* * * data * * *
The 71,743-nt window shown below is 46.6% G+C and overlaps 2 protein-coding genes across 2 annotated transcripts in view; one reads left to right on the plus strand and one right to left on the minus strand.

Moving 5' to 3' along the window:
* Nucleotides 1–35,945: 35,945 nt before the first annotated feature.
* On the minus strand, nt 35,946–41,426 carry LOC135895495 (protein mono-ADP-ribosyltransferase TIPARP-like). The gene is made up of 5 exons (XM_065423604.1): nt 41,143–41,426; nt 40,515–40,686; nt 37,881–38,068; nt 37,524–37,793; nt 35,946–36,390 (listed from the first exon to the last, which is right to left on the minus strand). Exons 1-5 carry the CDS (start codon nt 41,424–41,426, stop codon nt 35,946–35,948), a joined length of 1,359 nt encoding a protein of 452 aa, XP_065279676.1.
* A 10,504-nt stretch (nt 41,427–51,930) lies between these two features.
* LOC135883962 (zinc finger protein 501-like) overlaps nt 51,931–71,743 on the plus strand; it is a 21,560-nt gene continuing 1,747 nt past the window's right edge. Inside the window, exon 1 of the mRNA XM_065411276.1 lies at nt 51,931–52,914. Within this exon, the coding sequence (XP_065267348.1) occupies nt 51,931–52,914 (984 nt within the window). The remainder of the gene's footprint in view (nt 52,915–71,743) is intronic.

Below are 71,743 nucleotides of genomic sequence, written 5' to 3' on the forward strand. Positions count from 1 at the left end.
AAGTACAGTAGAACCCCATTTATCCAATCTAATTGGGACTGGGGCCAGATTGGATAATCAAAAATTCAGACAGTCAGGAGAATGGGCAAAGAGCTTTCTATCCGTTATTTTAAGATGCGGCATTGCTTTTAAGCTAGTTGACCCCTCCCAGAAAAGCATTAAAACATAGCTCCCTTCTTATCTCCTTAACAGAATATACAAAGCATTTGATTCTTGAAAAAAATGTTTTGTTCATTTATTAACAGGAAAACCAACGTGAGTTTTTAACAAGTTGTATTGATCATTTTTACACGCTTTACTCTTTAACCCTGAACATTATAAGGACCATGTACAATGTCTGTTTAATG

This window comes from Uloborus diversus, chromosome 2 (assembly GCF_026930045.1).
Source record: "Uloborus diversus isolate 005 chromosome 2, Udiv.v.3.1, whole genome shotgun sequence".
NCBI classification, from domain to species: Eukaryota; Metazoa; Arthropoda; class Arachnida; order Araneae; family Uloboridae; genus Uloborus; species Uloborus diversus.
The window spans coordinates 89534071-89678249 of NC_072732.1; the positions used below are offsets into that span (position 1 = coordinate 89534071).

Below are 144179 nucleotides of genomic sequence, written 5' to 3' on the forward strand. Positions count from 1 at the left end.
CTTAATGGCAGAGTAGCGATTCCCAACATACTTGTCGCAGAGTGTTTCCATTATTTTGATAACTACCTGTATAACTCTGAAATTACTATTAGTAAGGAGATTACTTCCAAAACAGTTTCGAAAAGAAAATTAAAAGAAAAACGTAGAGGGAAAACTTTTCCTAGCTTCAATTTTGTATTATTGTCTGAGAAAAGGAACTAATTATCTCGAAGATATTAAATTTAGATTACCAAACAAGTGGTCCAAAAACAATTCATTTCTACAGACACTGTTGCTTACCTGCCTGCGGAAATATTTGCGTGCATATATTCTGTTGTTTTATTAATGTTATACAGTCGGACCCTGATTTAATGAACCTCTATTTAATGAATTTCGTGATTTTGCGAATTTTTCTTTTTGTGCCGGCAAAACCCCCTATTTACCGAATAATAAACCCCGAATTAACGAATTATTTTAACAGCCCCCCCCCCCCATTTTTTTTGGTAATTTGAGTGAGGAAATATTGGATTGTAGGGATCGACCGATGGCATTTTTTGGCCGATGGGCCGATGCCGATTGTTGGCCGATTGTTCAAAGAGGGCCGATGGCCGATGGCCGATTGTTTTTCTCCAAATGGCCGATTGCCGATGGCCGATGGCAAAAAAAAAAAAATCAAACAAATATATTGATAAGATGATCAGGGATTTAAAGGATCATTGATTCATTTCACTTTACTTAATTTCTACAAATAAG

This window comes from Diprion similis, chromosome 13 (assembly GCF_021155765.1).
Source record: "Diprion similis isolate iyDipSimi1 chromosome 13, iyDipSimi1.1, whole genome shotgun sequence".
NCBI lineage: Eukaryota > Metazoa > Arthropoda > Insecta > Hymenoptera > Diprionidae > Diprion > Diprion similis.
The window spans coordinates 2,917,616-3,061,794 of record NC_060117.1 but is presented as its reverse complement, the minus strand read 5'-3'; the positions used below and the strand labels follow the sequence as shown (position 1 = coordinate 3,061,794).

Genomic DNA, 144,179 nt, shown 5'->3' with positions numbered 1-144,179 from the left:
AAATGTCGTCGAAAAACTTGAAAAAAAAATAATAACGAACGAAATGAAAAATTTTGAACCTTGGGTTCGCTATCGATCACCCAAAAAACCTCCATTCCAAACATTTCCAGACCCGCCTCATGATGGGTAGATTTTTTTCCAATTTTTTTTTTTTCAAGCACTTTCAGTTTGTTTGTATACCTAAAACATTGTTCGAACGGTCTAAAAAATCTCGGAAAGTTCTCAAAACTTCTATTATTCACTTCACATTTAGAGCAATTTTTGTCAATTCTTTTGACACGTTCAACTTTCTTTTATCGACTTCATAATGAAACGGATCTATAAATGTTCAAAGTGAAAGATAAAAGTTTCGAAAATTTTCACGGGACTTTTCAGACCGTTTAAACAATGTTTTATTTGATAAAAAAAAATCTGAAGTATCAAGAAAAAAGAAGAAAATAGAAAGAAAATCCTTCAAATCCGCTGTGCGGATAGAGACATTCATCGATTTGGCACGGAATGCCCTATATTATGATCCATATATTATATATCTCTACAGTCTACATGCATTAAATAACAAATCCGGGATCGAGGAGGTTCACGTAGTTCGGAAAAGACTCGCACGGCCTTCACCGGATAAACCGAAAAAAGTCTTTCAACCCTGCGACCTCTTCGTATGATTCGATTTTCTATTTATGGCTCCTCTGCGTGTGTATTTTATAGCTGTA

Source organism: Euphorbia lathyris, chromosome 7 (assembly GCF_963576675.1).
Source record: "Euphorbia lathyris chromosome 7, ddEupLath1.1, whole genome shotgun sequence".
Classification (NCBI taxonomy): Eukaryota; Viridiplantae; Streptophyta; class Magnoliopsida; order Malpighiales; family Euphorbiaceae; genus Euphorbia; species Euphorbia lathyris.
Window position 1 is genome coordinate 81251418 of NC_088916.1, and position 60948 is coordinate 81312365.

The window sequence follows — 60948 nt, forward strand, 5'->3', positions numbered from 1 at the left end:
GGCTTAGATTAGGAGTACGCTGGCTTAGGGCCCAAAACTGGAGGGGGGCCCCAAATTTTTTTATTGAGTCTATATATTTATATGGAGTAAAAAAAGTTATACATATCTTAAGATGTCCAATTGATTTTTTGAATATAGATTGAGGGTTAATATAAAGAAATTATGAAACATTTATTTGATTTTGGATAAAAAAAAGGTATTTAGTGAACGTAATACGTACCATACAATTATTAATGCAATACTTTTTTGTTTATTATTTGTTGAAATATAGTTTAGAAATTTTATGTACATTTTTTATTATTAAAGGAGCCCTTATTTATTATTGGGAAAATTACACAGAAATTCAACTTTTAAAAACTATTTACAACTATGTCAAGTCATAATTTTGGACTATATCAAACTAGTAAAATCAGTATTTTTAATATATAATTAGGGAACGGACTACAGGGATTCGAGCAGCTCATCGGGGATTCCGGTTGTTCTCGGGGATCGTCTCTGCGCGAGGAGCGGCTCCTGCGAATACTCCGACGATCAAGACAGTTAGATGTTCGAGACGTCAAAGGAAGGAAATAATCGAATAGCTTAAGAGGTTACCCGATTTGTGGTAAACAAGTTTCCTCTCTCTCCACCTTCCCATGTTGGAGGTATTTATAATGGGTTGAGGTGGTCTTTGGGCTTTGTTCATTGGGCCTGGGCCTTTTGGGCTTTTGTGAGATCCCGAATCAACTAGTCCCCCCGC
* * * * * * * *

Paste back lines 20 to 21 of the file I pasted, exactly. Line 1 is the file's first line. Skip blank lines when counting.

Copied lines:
AAATGTCGTCGAAAAACTTGAAAAAAAAATAATAACGAACGAAATGAAAAATTTTGAACCTTGGGTTCGCTATCGATCACCCAAAAAACCTCCATTCCAAACATTTCCAGACCCGCCTCATGATGGGTAGATTTTTTTCCAATTTTTTTTTTTTCAAGCACTTTCAGTTTGTTTGTATACCTAAAACATTGTTCGAACGGTCTAAAAAATCTCGGAAAGTTCTCAAAACTTCTATTATTCACTTCACATTTAGAGCAATTTTTGTCAATTCTTTTGACACGTTCAACTTTCTTTTATCGACTTCATAATGAAACGGATCTATAAATGTTCAAAGTGAAAGATAAAAGTTTCGAAAATTTTCACGGGACTTTTCAGACCGTTTAAACAATGTTTTATTTGATAAAAAAAAATCTGAAGTATCAAGAAAAAAGAAGAAAATAGAAAGAAAATCCTTCAAATCCGCTGTGCGGATAGAGACATTCATCGATTTGGCACGGAATGCCCTATATTATGATCCATATATTATATATCTCTACAGTCTACATGCATTAAATAACAAATCCGGGATCGAGGAGGTTCACGTAGTTCGGAAAAGACTCGCACGGCCTTCACCGGATAAACCGAAAAAAGTCTTTCAACCCTGCGACCTCTTCGTATGATTCGATTTTCTATTTATGGCTCCTCTGCGTGTGTATTTTATAGCTGTA

Source organism: Euphorbia lathyris, chromosome 7 (assembly GCF_963576675.1).